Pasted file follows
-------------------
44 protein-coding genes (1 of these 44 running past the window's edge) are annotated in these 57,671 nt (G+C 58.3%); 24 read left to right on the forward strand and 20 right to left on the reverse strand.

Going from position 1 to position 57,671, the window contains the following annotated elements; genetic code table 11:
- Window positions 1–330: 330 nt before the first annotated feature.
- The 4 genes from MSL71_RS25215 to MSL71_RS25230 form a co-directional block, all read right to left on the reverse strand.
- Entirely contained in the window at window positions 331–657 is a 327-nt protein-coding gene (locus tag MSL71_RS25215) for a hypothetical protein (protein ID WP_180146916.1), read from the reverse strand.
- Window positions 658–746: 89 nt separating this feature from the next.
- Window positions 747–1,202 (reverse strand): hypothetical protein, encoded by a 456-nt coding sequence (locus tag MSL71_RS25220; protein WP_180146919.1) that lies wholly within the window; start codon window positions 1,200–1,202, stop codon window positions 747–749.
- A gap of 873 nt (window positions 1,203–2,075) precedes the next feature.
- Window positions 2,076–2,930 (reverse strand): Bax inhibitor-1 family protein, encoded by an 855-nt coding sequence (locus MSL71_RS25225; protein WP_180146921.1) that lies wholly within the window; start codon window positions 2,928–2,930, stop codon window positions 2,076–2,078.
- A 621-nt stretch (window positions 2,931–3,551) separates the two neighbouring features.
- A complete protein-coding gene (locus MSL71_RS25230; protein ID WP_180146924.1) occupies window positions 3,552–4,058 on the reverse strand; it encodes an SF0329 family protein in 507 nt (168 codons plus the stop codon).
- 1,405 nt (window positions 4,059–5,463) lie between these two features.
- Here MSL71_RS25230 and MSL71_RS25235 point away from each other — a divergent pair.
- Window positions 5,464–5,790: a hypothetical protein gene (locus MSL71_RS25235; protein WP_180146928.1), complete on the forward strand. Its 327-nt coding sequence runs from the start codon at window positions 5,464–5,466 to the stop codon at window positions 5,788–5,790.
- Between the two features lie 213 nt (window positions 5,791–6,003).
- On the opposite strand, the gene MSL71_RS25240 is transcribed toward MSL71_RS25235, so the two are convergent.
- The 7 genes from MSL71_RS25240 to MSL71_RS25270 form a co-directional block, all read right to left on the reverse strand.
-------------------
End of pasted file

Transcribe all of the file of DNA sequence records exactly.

44 protein-coding genes (1 of these 44 running past the window's edge) are annotated in these 57,671 nt (G+C 58.3%); 24 read left to right on the forward strand and 20 right to left on the reverse strand.

Going from position 1 to position 57,671, the window contains the following annotated elements; genetic code table 11:
- Window positions 1–330: 330 nt before the first annotated feature.
- The 4 genes from MSL71_RS25215 to MSL71_RS25230 form a co-directional block, all read right to left on the reverse strand.
- Entirely contained in the window at window positions 331–657 is a 327-nt protein-coding gene (locus tag MSL71_RS25215) for a hypothetical protein (protein ID WP_180146916.1), read from the reverse strand.
- Window positions 658–746: 89 nt separating this feature from the next.
- Window positions 747–1,202 (reverse strand): hypothetical protein, encoded by a 456-nt coding sequence (locus tag MSL71_RS25220; protein WP_180146919.1) that lies wholly within the window; start codon window positions 1,200–1,202, stop codon window positions 747–749.
- A gap of 873 nt (window positions 1,203–2,075) precedes the next feature.
- Window positions 2,076–2,930 (reverse strand): Bax inhibitor-1 family protein, encoded by an 855-nt coding sequence (locus MSL71_RS25225; protein WP_180146921.1) that lies wholly within the window; start codon window positions 2,928–2,930, stop codon window positions 2,076–2,078.
- A 621-nt stretch (window positions 2,931–3,551) separates the two neighbouring features.
- A complete protein-coding gene (locus MSL71_RS25230; protein ID WP_180146924.1) occupies window positions 3,552–4,058 on the reverse strand; it encodes an SF0329 family protein in 507 nt (168 codons plus the stop codon).
- 1,405 nt (window positions 4,059–5,463) lie between these two features.
- Here MSL71_RS25230 and MSL71_RS25235 point away from each other — a divergent pair.
- Window positions 5,464–5,790: a hypothetical protein gene (locus MSL71_RS25235; protein WP_180146928.1), complete on the forward strand. Its 327-nt coding sequence runs from the start codon at window positions 5,464–5,466 to the stop codon at window positions 5,788–5,790.
- Between the two features lie 213 nt (window positions 5,791–6,003).
- On the opposite strand, the gene MSL71_RS25240 is transcribed toward MSL71_RS25235, so the two are convergent.
- The 7 genes from MSL71_RS25240 to MSL71_RS25270 form a co-directional block, all read right to left on the reverse strand.